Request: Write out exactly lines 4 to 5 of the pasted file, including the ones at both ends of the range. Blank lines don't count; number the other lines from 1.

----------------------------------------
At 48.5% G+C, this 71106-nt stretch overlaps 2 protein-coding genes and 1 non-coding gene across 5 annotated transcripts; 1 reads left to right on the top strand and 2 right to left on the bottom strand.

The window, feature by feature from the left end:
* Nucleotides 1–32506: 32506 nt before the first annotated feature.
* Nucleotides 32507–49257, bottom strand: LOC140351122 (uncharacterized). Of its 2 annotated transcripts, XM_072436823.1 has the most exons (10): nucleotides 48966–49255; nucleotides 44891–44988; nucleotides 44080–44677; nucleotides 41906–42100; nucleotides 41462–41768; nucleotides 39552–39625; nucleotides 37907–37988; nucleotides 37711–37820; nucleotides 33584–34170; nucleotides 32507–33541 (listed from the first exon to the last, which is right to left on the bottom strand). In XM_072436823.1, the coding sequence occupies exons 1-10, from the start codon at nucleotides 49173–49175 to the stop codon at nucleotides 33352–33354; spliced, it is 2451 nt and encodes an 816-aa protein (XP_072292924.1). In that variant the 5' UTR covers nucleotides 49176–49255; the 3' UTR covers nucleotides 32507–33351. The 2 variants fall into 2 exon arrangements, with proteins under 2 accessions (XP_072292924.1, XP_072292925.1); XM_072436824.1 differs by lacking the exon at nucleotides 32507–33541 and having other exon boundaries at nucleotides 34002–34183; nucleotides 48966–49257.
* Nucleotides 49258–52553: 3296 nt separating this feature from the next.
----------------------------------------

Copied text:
* Nucleotides 32507–49257, bottom strand: LOC140351122 (uncharacterized). Of its 2 annotated transcripts, XM_072436823.1 has the most exons (10): nucleotides 48966–49255; nucleotides 44891–44988; nucleotides 44080–44677; nucleotides 41906–42100; nucleotides 41462–41768; nucleotides 39552–39625; nucleotides 37907–37988; nucleotides 37711–37820; nucleotides 33584–34170; nucleotides 32507–33541 (listed from the first exon to the last, which is right to left on the bottom strand). In XM_072436823.1, the coding sequence occupies exons 1-10, from the start codon at nucleotides 49173–49175 to the stop codon at nucleotides 33352–33354; spliced, it is 2451 nt and encodes an 816-aa protein (XP_072292924.1). In that variant the 5' UTR covers nucleotides 49176–49255; the 3' UTR covers nucleotides 32507–33351. The 2 variants fall into 2 exon arrangements, with proteins under 2 accessions (XP_072292924.1, XP_072292925.1); XM_072436824.1 differs by lacking the exon at nucleotides 32507–33541 and having other exon boundaries at nucleotides 34002–34183; nucleotides 48966–49257.
* Nucleotides 49258–52553: 3296 nt separating this feature from the next.